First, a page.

Macho. Aggressive. Muscular. Those are the words that came into mind when you thought of manhood in the medieval times. The definition of masculinity back then was based off of a man’s ability to save his damsel in distress. Fast forward to the present and masculinity is no longer determined by a man’s ability to bring food to the table. The definition of masculinity has undergone extreme changes to the point where no set definition remains.
The concept of masculinity has existed since the beginning of time when cavemen were supposed to hunt for food for their cave-women. In fact, the term “caveman masculinity” now refers to the stage where young bachelors act rough and anti-gay, with no respect for women authority. These early norms developed into toxic stereotypes for men to follow, such as not expressing any emotion and being promiscuous.
Society’s “ideal” male began differing even more when culture, religion, and philosophy came into the picture. While some cultures believe that men should simply be good-looking and emotionally skilled, others are convinced that men should be in complete control of their household, or dare I say, be the man of the house. The influence of culture, environment, and religion impacts how a person perceives masculinity to this day.
In the 21st century, culture, specifically pop-culture, has become a major part of how people view manhood. Celebrities such as Harry Styles and Luka Sabbat have proudly represented gender-bending clothing. Platforms such as Tiktok and Instagram have promoted feminine trends such as e-boy fashion, where men wear jewelry, eyeliner, and nail polish and then create thirst traps to songs by female artists such as Doja Cat and SZA. By viewing these types of media, audiences, especially the younger generation, have become more open to the idea of men being feminine. Though it may not seem like much, these trends, celebrities, and tiktokers all build up and break down the wall of toxic masculinity.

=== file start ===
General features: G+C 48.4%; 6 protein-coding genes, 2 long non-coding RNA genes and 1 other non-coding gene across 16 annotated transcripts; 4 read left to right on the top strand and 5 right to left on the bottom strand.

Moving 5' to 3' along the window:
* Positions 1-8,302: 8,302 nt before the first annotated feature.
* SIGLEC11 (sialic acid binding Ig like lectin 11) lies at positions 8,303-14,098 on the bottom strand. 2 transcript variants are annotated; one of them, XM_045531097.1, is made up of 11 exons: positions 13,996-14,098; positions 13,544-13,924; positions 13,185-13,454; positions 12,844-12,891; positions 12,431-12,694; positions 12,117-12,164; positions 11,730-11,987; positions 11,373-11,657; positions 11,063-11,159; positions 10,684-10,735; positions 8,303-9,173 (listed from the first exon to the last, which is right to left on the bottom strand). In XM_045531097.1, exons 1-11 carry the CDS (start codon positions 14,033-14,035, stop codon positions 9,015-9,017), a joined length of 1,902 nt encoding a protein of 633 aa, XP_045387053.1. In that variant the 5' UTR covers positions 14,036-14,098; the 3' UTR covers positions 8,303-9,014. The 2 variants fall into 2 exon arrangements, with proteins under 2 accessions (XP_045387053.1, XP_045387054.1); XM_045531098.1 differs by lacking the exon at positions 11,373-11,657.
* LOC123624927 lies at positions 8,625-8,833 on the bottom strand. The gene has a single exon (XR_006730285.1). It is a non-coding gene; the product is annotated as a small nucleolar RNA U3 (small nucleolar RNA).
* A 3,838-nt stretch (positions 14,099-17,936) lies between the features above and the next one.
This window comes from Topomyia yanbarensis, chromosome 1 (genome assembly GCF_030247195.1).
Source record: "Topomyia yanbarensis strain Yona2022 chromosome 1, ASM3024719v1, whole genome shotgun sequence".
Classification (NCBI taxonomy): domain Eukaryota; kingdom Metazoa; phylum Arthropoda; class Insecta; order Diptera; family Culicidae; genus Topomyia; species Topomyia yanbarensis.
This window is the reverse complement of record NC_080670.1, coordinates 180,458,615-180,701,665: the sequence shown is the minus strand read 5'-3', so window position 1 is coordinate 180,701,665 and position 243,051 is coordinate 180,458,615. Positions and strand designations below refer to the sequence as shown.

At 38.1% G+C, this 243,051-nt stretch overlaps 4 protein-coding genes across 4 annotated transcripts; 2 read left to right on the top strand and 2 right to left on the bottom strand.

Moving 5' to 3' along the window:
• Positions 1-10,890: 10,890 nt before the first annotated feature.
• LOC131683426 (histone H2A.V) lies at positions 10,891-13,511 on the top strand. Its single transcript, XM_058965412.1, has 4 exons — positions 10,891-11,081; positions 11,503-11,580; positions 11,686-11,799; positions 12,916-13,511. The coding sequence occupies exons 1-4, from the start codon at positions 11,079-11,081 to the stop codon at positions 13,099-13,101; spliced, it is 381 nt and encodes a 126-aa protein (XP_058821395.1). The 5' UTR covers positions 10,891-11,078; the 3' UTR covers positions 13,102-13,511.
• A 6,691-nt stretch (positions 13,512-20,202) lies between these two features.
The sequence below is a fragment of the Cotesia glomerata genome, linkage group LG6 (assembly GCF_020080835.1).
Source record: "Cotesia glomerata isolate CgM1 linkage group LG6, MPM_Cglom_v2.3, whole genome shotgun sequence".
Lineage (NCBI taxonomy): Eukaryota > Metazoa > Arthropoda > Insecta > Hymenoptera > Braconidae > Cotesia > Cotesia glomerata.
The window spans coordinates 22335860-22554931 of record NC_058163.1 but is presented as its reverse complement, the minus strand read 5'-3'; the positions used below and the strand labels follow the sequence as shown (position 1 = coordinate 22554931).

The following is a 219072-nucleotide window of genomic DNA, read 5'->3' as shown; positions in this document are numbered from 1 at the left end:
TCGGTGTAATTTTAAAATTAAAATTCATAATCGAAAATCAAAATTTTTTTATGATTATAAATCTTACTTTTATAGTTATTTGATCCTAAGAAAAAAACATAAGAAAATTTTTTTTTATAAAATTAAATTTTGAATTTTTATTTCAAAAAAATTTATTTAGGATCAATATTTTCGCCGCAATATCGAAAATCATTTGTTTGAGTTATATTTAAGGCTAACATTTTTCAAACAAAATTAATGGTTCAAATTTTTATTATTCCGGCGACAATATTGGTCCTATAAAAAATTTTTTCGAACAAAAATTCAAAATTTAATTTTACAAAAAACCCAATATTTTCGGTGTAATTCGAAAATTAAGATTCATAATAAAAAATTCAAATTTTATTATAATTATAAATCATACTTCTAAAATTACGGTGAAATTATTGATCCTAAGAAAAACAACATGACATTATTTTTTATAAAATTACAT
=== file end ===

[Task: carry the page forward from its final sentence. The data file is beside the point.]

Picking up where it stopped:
Ancient definitions of masculinity are being scrapped. Toxic masculinity is gradually being crumbled. Though there will always be those who believe men should stick to being aggressive and macho, the younger generation is consuming media that has potential to make change. This potential can go a long way and eventually create a new script for masculinity. A script that includes showing emotion, being equal caregivers, supporting all individuals regardless of sex or identity, and not being afraid to display weakness. By allowing men to be comfortable in their own skin, barriers can be broken and the “macho manhood” script can be rewrote into something inclusive and powerful.